HUFFINGTON POST

Syrian Refugee Who Was Kicked By Camerawoman Just Got A Job In Spain

He will work as a coach in Spain's national soccer coaching academy.
Osama Abdul Mohsen, Syrian refugee who was tripped at a border hotspot by a Hungarian journalist poses for a photo after he a
Osama Abdul Mohsen, Syrian refugee who was tripped at a border hotspot by a Hungarian journalist poses for a photo after he arrived in Jihlava, Czech Republic, on October 30, 2015 as a guest of the Jihlava International Documentary Film Festival.

Osama Abdul Mohsen, the Syrian refugee who was kicked and tripped by a Hungarian camerawoman while running across the border from Hungary into Serbia two weeks ago, just got a job in Spain.

The 52-year-old was invited to join the National Center for the Education of Coaches (Cenafe) -- Spain's national soccer coaching academy -- in Madrid, after media outlets reported that Abdul Mohsen had been a soccer coach at the Al-Fotuwa club in Deir el-Zor in eastern Syria. 

"We are a center for coaches and we like to help everyone who works in this [field]," Cenafo President Conrado Galan told El Pais in Spanish Wednesday. The academy also used part of its annual advertising budget to pay for an apartment for Abdul Mohsen and his family in Madrid, the outlet reported. 

In the Sept. 9 video that has since gone viral, Petra Laszlo, a camerawoman for far-right online TV channel N1TV, stuck her leg out to trip Abdul Mohsen, who was running across a cornfield near the border town of Roszke, Serbia, with his 7-year-old son, Zeid, in his arms. Abdul Mohsen told NBC News Thursday that Zeid suffered a concussion from the fall but has made a full recovery.

N1TV has since fired Lazslo, and Hungarian prosecutors have opened a criminal case against her for breach of the peace, The Guardian reported Thursday.

Osama Abdul Mohsen smiles with his 16-year-old son, Mohammed, and 7-year-old son, Zaid, at his apartment in Madrid, Spain, wh
Osama Abdul Mohsen smiles with his 16-year-old son, Mohammed, and 7-year-old son, Zaid, at his apartment in Madrid, Spain, which Cenafe paid for out of its advertising budget, on Sept. 17, 2015. Authorities in Madrid are working toward reuniting Abdul Mohsen with the rest of his family, who are in Turkey.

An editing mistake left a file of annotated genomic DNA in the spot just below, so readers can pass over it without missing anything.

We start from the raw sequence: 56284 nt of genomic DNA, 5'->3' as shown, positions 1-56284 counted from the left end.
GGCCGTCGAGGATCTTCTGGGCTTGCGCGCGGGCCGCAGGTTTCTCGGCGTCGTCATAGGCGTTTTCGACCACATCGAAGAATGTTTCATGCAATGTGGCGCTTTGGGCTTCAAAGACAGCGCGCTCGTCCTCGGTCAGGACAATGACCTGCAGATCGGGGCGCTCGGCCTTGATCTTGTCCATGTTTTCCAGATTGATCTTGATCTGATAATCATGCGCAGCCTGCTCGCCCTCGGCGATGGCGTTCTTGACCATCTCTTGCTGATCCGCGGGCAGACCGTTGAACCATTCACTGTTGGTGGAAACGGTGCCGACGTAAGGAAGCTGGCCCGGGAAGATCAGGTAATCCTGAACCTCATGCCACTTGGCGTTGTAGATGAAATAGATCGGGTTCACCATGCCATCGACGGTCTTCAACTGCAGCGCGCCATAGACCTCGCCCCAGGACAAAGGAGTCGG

Abdul Mohsen told NBC News he fled war-torn Syria in 2012 for the coastal city of Mersin, Turkey, where his wife, eldest son and daughter remain. Together with his youngest son, Zeid, he embarked on the perilous journey from Bodrum, Turkey, towards Western Europe earlier in September, traveling through Macedonia, Hungary and Serbia.

“My father gave up on everything. He couldn’t find a job in Turkey, and his financial situation worsened, especially since the cost of living here is very high,” Abdul Mohsen's eldest son, Mohanad, who currently remains in Turkey with his mother and sister, told HuffPost Arabi earlier this week. “He wanted us to keep getting an education.”

Authorities in Madrid are working to get Abdul Mohsen and his family documented in Spain so Abdul Mohsen can legally work for Cenafe, the Associated Press noted Wednesday. Abdul Mohsen will also have to learn how to speak Spanish, Galan told El Pais. 

"More than 450 Spaniards have fulfilled their dream of working beyond our national borders," the soccer school wrote in Spanish on its website Wednesday. "Today we bring in a foreign professional from another country to improve the education of students who go to work to these countries and who will be better equipped for their profession."

"We thank you, Osama, for accepting our invitation," Cenafe wrote.

"I love you, I love Madrid, I love Espana," Abdul Mohsen told a group of reporters as he stepped off a train in Madrid with his sons late Wednesday night. "This is very, very important for my life. I am here with you. Thank you so much."

Lorenzo Ligato contributed to this report.

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